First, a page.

There doesn’t seem to be a great answer to the issue. While state and national licensing boards surely do not want a negative perception of the hard work they perform to certify surgeons, there is immense legislative work that not many are willing to undertake. Many, however, believe that maybe they should be trying.

Public perception is really the heart of the issue, as they have no regulatory guidance when it comes to seeking out surgeons. Anybody can make a website and put all kinds of words up that sound good, but could be entirely fabricated. The low cost usually piques their interest more than if Dr. X has extensive experience in Y procedure, is board certified by the American Board of Plastic Surgery and has hospital privileges locally.

“There’s a huge problem with public perception,” further explains board certified plastic surgeon Dr. Jason Cooper. “Who is protecting whom, what our boards’ responsibility is to get involved with the legislators to basically abolish this stuff… It’s like, will the real board member please stand up? The public doesn’t know because these people are saying they’re board certified in cosmetic surgery. So the public goes out there, they think they’re going to see a board certified plastic surgeon, and they don’t even know who the real person is and who they should go see.”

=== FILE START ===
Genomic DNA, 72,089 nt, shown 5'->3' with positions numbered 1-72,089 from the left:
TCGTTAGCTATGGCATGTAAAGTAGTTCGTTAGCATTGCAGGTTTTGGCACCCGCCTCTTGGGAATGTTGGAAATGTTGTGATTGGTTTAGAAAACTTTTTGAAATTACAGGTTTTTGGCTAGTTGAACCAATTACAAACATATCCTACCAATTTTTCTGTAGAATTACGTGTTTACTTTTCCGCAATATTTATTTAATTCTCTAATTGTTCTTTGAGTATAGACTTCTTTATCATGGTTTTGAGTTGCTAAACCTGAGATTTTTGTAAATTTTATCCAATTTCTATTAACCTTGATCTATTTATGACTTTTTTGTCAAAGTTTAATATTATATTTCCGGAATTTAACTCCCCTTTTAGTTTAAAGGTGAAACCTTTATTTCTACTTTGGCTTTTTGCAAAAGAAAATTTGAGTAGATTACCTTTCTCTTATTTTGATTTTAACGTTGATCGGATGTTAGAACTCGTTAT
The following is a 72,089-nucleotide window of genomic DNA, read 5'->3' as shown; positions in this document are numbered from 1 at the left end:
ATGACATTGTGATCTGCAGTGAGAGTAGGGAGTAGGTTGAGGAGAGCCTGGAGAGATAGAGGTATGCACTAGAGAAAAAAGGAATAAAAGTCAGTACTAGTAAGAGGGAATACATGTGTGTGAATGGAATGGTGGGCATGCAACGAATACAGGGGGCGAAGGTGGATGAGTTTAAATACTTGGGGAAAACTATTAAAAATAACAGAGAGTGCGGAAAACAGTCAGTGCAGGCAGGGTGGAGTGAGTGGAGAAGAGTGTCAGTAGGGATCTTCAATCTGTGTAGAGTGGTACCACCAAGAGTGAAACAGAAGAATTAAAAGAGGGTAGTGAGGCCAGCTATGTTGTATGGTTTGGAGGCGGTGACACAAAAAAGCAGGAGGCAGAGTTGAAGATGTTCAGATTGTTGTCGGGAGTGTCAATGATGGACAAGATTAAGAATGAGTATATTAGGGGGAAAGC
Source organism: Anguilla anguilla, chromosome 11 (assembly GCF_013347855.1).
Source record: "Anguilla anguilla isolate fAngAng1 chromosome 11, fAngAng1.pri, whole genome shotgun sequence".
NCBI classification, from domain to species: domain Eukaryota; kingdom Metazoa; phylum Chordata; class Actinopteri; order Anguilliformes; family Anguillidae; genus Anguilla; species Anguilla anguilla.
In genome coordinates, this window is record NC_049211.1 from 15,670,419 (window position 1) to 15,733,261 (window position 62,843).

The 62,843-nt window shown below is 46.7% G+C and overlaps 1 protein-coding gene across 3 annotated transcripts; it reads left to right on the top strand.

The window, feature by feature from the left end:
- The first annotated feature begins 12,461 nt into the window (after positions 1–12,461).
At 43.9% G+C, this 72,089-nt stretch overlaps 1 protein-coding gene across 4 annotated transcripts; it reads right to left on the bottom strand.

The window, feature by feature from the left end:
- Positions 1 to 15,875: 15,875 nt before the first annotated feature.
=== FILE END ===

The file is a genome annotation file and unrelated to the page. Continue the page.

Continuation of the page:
While due diligence is preached often by surgeons of The Plastic Surgery Channel, it’s not always an easy task. Patients can easily and readily be hoodwinked by slick marketing and websites. The fact that physicians aren’t qualified doesn’t necessarily mean they are bad people – perhaps they are very welcoming and warm to patients, further masking their technical inexperience with great interaction.

Finding and selecting the right surgeon is a difficult and sometimes long road. While some believe it would be better if it were easier, perhaps a long road is just the kind of journey a would-be patient needs to truly realize, understand and appreciate the surgical goals they’re after.